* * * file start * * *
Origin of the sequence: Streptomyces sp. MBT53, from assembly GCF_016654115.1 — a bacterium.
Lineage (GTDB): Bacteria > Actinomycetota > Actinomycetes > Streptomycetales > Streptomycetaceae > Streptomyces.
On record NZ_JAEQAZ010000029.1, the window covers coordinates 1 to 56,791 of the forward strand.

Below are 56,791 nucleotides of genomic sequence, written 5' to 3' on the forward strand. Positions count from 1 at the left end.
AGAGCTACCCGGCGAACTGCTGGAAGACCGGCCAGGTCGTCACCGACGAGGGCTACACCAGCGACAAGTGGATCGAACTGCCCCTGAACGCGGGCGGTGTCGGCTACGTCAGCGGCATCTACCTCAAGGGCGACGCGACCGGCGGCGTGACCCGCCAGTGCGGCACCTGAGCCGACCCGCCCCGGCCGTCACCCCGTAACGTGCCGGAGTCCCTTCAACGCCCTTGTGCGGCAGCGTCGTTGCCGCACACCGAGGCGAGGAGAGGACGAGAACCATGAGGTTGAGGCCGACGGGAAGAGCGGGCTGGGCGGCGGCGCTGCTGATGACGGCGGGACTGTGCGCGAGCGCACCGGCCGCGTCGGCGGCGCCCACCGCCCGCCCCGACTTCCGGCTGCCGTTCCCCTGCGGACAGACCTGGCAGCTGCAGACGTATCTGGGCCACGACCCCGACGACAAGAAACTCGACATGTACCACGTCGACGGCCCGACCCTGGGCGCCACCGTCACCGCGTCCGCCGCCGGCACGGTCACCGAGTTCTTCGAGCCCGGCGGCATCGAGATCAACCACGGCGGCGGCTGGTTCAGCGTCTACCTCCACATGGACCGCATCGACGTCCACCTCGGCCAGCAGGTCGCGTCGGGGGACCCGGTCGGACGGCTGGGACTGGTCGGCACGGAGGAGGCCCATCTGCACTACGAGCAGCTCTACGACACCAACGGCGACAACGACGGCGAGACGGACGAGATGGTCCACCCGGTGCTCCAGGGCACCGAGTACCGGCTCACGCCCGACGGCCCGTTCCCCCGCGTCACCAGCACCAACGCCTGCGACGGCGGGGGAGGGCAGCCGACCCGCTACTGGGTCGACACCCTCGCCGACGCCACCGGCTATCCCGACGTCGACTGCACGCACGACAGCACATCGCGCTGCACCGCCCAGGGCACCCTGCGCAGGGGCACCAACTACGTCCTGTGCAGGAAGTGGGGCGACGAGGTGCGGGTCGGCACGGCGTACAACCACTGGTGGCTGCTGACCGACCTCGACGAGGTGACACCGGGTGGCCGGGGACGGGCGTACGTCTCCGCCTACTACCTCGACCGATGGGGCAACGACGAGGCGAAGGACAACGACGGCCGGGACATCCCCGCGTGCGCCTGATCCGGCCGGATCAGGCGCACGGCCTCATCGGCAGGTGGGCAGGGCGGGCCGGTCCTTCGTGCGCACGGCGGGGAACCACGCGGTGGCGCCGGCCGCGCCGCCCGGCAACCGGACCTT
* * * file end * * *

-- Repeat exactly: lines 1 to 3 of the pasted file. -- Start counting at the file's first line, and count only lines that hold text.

Origin of the sequence: Streptomyces sp. MBT53, from assembly GCF_016654115.1 — a bacterium.
Lineage (GTDB): Bacteria > Actinomycetota > Actinomycetes > Streptomycetales > Streptomycetaceae > Streptomyces.
On record NZ_JAEQAZ010000029.1, the window covers coordinates 1 to 56,791 of the forward strand.